Student creates chair to put an end to manspreading
Manspreading is deeply annoying.
But for all us irritated women on public transport, it’s felt like the only way to tackle this maddening act is through deep sighs and passive-aggressive leg nudges.
No more – a student has come up with a proper solution to put an end to manspreading forever.
Laila Laurel, 23, is a student at the University of Brighton. She’s just won the Belmond Award at New Designs in London for her creation: a chair that trains men to stop manspreading.
Laila’s also made a chair to encourage women to take up more space.
Here’s how the chairs work. The anti-manspreading chair has legs that narrow in width, forcing the sitter’s legs to press into each other. The women’s chair does the opposite, forcing their legs to be spread widely.
Each chair is made from sycamore and cherry wood, and genuinely looks visually pleasing – so it’s great design for the aesthetics as well as the purpose.
Laila tells Metro.co.uk she was inspired by her own encounters with manspreading and other women’s experiences.
‘I was also hugely inspired by Laura Bates’ Everyday Sexism Project where I read about the struggles and frustrations of women around the world pertaining to men infringing on their space,’ Laila tells us.
‘I think encouraging women to consider the way in which they move through the world or the space they take up in relation to men is powerful because it is such an intrinsic and huge issue, and yet one that perhaps is not always considered.
‘I think men have a tendency to command space and require women to move for them far more than vice versa.
‘In order to achieve gender equality it is imperative to consider many different aspects of sexism, and so that is why I thought it would interesting it try to explore political gendered issues around seating.’
As with any woman speaking publicly about women’s experiences in the world, Laila has been blasted with horrible messages from strangers who are angry about her designs.
‘The reaction of the people that I spoke to at the show and those that sat in the chair has been brilliant and interesting, and people seem to have found them funny and engaging which is all I could have hoped for,’ Laila explains. ‘The online backlash however has been quite unpleasant.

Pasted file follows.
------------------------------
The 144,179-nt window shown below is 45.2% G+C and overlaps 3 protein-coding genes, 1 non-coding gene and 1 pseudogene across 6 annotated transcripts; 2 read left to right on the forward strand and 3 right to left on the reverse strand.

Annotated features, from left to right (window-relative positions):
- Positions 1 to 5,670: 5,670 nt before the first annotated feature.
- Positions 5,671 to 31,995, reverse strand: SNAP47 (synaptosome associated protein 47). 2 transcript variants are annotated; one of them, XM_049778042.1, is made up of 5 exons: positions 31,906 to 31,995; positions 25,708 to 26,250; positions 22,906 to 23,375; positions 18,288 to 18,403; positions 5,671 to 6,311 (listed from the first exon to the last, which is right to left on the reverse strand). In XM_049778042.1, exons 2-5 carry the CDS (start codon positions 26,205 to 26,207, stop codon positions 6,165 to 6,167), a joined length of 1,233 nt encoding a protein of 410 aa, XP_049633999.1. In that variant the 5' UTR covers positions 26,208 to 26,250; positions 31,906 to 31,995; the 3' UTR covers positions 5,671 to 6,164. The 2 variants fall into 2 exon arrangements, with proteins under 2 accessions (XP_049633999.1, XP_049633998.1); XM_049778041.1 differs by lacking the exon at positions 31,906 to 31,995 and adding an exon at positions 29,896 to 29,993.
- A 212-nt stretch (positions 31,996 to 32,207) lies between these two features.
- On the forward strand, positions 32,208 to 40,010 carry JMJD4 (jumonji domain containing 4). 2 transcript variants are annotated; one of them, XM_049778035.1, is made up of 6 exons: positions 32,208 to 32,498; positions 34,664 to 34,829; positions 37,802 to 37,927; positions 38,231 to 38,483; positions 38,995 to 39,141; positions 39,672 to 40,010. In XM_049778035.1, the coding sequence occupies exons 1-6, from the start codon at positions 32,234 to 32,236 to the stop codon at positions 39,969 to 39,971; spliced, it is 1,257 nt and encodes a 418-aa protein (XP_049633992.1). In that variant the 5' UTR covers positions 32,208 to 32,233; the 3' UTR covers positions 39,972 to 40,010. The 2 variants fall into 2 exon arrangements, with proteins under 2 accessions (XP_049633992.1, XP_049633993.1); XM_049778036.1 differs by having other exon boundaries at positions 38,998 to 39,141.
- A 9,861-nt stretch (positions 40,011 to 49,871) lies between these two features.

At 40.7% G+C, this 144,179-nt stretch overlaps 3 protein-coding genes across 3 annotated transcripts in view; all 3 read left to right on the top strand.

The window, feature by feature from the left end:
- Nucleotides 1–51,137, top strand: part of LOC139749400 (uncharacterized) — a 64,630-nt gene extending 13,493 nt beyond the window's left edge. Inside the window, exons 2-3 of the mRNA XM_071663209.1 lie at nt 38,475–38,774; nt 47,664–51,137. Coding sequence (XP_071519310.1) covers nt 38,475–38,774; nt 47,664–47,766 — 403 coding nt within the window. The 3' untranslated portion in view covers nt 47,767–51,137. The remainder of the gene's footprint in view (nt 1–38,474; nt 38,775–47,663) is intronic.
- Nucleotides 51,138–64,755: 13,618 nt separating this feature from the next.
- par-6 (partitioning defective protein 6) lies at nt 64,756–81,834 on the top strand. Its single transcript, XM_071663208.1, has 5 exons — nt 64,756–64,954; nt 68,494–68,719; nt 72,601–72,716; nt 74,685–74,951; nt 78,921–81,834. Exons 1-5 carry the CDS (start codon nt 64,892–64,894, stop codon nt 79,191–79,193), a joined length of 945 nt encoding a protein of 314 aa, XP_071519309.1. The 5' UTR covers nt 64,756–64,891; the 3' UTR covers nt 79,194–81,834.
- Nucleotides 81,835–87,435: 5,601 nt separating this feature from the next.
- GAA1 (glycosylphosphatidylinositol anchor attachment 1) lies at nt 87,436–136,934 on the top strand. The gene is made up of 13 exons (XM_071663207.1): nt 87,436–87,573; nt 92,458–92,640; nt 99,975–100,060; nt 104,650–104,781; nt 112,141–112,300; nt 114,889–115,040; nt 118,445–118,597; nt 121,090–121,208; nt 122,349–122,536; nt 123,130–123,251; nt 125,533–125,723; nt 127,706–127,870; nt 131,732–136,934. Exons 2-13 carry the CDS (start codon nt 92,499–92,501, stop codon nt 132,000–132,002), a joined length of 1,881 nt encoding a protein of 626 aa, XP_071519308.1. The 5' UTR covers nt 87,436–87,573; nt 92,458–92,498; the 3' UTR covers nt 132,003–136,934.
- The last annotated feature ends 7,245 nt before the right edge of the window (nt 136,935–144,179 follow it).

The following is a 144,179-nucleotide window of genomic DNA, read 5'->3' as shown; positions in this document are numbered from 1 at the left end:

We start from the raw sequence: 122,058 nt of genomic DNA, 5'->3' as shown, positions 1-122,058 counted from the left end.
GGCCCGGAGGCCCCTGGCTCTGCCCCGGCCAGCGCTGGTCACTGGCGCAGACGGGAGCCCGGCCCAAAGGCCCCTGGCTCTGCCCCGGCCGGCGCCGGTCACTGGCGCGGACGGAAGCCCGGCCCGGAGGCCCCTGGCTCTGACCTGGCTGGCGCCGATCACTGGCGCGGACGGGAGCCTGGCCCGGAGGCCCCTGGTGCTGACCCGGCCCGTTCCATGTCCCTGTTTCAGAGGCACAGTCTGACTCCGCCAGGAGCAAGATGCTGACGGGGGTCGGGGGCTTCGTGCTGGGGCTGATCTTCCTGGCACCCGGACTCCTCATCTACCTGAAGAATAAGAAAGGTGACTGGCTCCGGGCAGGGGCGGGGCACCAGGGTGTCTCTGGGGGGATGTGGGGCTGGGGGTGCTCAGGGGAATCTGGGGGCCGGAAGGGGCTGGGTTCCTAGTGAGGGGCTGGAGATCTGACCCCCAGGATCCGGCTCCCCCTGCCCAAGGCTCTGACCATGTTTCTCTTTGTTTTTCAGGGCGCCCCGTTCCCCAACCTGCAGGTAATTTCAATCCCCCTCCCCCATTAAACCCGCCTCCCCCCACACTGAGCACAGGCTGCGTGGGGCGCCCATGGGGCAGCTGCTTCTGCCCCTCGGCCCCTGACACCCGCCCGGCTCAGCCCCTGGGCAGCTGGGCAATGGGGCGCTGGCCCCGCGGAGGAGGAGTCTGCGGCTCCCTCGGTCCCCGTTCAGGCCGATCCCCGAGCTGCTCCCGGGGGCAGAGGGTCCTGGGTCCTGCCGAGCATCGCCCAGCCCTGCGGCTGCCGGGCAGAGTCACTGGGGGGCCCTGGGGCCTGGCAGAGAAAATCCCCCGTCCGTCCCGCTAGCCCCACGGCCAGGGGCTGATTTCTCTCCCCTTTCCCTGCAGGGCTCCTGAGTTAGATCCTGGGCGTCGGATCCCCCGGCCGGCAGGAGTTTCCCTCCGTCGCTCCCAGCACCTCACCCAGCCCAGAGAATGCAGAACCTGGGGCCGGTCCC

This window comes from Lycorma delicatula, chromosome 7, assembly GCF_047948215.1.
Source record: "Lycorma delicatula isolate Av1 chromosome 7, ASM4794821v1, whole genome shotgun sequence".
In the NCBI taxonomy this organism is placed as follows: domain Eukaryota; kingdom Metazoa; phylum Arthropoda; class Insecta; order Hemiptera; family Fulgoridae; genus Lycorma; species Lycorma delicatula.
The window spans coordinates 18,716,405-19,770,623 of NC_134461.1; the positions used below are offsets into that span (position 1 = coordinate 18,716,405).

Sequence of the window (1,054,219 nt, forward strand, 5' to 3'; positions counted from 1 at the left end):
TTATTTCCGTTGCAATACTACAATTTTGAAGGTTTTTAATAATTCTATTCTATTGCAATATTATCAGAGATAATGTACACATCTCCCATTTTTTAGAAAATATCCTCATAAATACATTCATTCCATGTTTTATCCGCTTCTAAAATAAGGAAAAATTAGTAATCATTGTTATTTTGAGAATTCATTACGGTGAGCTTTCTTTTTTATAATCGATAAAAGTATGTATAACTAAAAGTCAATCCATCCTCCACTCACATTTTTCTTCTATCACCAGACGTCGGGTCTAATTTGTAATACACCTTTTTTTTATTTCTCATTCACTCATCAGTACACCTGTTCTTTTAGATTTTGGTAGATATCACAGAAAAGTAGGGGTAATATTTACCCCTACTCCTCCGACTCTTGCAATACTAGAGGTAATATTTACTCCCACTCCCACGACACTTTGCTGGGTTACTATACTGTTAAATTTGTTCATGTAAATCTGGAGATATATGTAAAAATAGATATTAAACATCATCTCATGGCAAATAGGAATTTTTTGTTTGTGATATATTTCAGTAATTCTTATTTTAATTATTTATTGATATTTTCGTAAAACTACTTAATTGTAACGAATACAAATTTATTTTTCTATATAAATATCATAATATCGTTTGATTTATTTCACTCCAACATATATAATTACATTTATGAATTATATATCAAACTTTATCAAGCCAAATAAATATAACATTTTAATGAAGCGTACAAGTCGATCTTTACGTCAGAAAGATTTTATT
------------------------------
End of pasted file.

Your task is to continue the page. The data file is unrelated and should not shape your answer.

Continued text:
‘I have received a lot of explicit messages nearly entirely from men who seem to be under the impression I am trying to castrate them and that I hate all men – which couldn’t be further from the truth.’
Manspreaders of the world really don’t need to worry, as there are currently no plans to roll the chairs out to all public spaces and force men to sit in them.
The chairs are more of a concept design, created to get a conversation going about how men and women take up space in the world.
Although wouldn’t it be nice if every manspreader did have a go in the chair, just so they could get used to sitting in a considerate way?
Thankfully Laila isn’t taking the backlash too seriously, and has no plans to stop sparking conversation.
‘I don’t take myself too seriously, because for my work I really want it to be both important and thought provoking, whilst also being engaging and funny,’ Laila says. ‘I think humour is a really interesting tool in order to tackle social issues.
‘I hope the message my current and future works send is that of a young woman that is using her design practice in order to create fun, powerful and interesting work surrounding equality and feminism.’
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